Sands Appears to be Substitute in Two Senses
Permanency hasn’t always been a thing in Jerry Sands’ life. During his past few offseasons the left fielder has served as a substitute teacher for middle and high schools, but looks to make a more prominent impact in his true subject of expertise — baseball.
Sands spent roughly two-thirds of the 2011 professional baseball season with Triple-A Albuquerque. He appeared in 94 games with the Isotopes, blasting 29 home runs and hitting .278, before making his Major League debut with the Dodgers. Dressed in “True Blue,” Sands posted a noticeable .253 batting average with four homers and 56 RBI in 61 games.
He’s hoping it will be enough to get a phone call from the Dodgers this season for a full-time spot rather than a roster fill-in. Unfortunately, when Sands’ phone finally rang, it wasn’t quite the call he expected.
The Dodger hopeful’s phone rang at 4:30 AM with an automated call from Johnston County School District, looking for a substitute teacher for the day. Not exactly the type of news a full-time position seeker is hoping for.
“I want to be the starting left-fielder,” the 24-year-old Sands told the Globe and Mail last Thursday, a few hours after notifying the schools that he won’t be available for at least the next six weeks. “But no matter where they put me, I’ve got to show I can play.”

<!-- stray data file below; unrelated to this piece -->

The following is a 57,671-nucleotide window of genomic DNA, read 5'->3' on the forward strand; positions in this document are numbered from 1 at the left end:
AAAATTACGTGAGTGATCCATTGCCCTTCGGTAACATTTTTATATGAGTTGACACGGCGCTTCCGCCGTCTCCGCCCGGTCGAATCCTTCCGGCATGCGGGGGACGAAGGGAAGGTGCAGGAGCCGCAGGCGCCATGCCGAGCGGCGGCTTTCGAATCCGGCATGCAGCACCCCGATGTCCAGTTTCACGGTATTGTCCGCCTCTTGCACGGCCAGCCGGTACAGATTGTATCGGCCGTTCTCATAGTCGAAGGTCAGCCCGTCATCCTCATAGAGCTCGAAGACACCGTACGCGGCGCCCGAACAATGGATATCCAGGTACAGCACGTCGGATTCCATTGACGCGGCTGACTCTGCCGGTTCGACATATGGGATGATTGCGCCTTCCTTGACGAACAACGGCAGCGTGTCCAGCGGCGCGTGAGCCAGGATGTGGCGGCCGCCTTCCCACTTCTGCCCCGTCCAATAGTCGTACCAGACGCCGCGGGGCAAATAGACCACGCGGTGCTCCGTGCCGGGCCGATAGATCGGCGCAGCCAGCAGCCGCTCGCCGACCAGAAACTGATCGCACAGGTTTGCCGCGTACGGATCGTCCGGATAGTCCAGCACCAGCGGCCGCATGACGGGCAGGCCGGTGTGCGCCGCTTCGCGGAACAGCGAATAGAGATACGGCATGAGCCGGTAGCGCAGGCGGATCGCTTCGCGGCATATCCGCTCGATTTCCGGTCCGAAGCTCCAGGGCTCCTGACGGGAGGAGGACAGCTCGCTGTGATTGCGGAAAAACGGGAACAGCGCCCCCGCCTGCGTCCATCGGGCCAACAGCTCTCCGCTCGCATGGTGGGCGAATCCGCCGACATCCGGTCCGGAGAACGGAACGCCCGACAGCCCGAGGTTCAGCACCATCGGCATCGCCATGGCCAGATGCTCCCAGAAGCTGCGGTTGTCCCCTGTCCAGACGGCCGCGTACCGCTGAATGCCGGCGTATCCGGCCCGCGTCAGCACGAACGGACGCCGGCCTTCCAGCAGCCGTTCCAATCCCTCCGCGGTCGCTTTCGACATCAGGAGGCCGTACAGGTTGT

Sands has made a fair impression thus far in Spring Training, catching the eyes of Manager Don Mattingly, who is concerned about giving Sands the right amount of playing time. Mattingly acknowledged a lack of at-bats could potentially stunt the growth of Sands’ Major League development.
However, ESPN reported today that Juan Rivera will get the “vast majority of starts in left field,” leaving Tony Gwynn Jr. and Jerry sands in reserve, bench spots. Mattingly also suggested Rivera wouldn’t see as many as 150 games, leaving room for the Dodgers to “mix and match with Tony Gwynn and Jerry Sands as far as lefty-righty.”
While it seems playing time is all but set for Sands, it still is too early to pigeon hole the slugger as a Triple-A/Major League rotating player. The season can bring about many kinds of opportunities through trades or injuries, and Sands has continually proven he can rise to the occasion. The full-time baseball commitment is much larger than a substitute teacher, but no one wants to give up chasing the big-league dream. That, and the league-minimum salary of $480,000 definitely beats his other options.
I’m sure even Sands’ middle school students can appreciate that math.